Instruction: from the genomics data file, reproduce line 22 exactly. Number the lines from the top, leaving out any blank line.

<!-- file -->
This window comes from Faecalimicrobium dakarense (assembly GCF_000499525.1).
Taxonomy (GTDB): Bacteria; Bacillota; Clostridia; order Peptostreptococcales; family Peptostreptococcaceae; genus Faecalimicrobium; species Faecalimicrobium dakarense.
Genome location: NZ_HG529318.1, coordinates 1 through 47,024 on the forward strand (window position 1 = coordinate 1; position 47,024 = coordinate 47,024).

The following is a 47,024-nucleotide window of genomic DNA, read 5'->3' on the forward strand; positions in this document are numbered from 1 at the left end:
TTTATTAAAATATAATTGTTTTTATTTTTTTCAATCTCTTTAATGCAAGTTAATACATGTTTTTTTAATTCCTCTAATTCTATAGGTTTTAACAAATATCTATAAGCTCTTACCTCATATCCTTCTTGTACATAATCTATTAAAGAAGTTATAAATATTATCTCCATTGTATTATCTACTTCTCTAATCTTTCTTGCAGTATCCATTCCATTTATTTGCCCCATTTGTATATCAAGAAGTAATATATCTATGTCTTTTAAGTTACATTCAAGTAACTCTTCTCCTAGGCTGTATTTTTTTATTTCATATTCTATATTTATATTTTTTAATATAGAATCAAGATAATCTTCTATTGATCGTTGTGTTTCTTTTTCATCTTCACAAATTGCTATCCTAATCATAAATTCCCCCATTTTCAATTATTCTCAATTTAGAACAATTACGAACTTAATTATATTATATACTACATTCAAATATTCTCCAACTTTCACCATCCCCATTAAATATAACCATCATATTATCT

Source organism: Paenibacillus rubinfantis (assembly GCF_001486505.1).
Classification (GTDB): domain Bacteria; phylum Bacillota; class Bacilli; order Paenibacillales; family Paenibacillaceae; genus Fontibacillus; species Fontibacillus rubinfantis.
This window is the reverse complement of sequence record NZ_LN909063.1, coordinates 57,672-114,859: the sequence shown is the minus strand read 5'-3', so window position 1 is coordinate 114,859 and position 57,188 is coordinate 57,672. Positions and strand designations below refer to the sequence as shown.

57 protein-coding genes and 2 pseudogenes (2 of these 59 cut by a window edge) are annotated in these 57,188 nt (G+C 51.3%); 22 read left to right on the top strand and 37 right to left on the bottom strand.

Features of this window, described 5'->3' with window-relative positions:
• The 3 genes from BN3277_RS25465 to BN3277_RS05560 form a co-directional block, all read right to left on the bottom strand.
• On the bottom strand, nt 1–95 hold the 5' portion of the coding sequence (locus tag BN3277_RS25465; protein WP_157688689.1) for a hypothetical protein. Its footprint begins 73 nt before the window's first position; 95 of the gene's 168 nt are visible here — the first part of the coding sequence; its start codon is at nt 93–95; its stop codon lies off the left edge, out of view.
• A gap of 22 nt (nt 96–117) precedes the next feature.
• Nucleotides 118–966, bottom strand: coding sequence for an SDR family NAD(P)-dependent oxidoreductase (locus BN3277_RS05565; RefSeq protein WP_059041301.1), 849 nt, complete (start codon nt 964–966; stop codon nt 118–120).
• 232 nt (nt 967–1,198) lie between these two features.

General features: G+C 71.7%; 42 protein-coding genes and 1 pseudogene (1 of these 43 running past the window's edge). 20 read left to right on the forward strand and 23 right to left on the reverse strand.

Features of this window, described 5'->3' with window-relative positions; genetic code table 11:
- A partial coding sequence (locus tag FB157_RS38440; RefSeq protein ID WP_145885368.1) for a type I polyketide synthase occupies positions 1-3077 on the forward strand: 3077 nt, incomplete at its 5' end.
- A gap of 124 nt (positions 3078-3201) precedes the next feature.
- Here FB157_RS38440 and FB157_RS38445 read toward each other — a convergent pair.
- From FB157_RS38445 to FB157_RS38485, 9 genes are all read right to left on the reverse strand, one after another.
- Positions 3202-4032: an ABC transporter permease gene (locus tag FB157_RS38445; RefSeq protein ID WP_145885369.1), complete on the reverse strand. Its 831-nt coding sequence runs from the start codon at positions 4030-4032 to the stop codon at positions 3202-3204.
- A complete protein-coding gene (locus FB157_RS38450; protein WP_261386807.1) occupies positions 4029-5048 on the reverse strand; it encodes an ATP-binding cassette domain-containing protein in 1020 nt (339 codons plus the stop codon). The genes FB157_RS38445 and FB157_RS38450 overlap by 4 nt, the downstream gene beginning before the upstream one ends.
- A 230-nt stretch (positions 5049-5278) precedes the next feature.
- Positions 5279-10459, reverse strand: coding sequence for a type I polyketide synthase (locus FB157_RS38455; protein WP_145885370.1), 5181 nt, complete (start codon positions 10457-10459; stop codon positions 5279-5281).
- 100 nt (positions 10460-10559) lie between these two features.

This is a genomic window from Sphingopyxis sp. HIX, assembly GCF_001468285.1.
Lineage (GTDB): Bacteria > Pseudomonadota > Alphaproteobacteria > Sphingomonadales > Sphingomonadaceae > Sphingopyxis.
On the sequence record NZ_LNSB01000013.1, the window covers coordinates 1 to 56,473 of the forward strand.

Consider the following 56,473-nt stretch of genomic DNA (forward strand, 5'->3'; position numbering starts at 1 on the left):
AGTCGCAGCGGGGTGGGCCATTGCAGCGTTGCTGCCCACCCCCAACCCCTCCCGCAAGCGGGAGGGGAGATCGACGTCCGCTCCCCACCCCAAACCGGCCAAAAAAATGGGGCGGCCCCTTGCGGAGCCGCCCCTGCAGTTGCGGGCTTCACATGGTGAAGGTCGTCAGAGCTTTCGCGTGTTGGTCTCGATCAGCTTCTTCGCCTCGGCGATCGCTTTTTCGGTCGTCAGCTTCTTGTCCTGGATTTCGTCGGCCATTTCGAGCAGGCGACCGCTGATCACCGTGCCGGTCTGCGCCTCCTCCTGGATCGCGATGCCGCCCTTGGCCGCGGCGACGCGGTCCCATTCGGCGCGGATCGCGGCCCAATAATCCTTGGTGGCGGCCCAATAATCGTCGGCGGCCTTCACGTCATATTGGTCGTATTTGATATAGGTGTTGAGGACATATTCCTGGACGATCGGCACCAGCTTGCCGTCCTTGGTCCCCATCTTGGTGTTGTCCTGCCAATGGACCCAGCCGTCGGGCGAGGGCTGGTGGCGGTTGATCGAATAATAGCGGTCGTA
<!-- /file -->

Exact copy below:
- Positions 3202-4032: an ABC transporter permease gene (locus tag FB157_RS38445; RefSeq protein ID WP_145885369.1), complete on the reverse strand. Its 831-nt coding sequence runs from the start codon at positions 4030-4032 to the stop codon at positions 3202-3204.